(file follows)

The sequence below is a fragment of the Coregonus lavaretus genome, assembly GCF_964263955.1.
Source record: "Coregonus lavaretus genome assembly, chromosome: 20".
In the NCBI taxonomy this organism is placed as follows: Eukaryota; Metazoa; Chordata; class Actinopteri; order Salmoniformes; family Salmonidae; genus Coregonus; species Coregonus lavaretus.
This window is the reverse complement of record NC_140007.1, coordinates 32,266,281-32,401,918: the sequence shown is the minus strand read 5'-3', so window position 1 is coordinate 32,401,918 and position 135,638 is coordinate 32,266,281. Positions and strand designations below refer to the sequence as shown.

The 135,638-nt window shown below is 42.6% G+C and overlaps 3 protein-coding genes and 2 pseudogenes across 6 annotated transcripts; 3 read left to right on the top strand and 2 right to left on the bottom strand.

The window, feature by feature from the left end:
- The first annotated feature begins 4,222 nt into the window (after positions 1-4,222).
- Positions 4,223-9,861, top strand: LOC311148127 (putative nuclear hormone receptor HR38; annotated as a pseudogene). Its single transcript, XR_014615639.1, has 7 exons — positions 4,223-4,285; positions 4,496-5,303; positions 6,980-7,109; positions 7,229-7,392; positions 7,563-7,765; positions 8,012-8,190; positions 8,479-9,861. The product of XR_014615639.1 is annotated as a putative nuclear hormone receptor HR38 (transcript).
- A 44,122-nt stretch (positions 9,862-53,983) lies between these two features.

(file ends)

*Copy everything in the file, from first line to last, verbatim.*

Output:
The sequence below is a fragment of the Coregonus lavaretus genome, assembly GCF_964263955.1.
Source record: "Coregonus lavaretus genome assembly, chromosome: 20".
In the NCBI taxonomy this organism is placed as follows: Eukaryota; Metazoa; Chordata; class Actinopteri; order Salmoniformes; family Salmonidae; genus Coregonus; species Coregonus lavaretus.
This window is the reverse complement of record NC_140007.1, coordinates 32,266,281-32,401,918: the sequence shown is the minus strand read 5'-3', so window position 1 is coordinate 32,401,918 and position 135,638 is coordinate 32,266,281. Positions and strand designations below refer to the sequence as shown.

The 135,638-nt window shown below is 42.6% G+C and overlaps 3 protein-coding genes and 2 pseudogenes across 6 annotated transcripts; 3 read left to right on the top strand and 2 right to left on the bottom strand.

The window, feature by feature from the left end:
- The first annotated feature begins 4,222 nt into the window (after positions 1-4,222).
- Positions 4,223-9,861, top strand: LOC311148127 (putative nuclear hormone receptor HR38; annotated as a pseudogene). Its single transcript, XR_014615639.1, has 7 exons — positions 4,223-4,285; positions 4,496-5,303; positions 6,980-7,109; positions 7,229-7,392; positions 7,563-7,765; positions 8,012-8,190; positions 8,479-9,861. The product of XR_014615639.1 is annotated as a putative nuclear hormone receptor HR38 (transcript).
- A 44,122-nt stretch (positions 9,862-53,983) lies between these two features.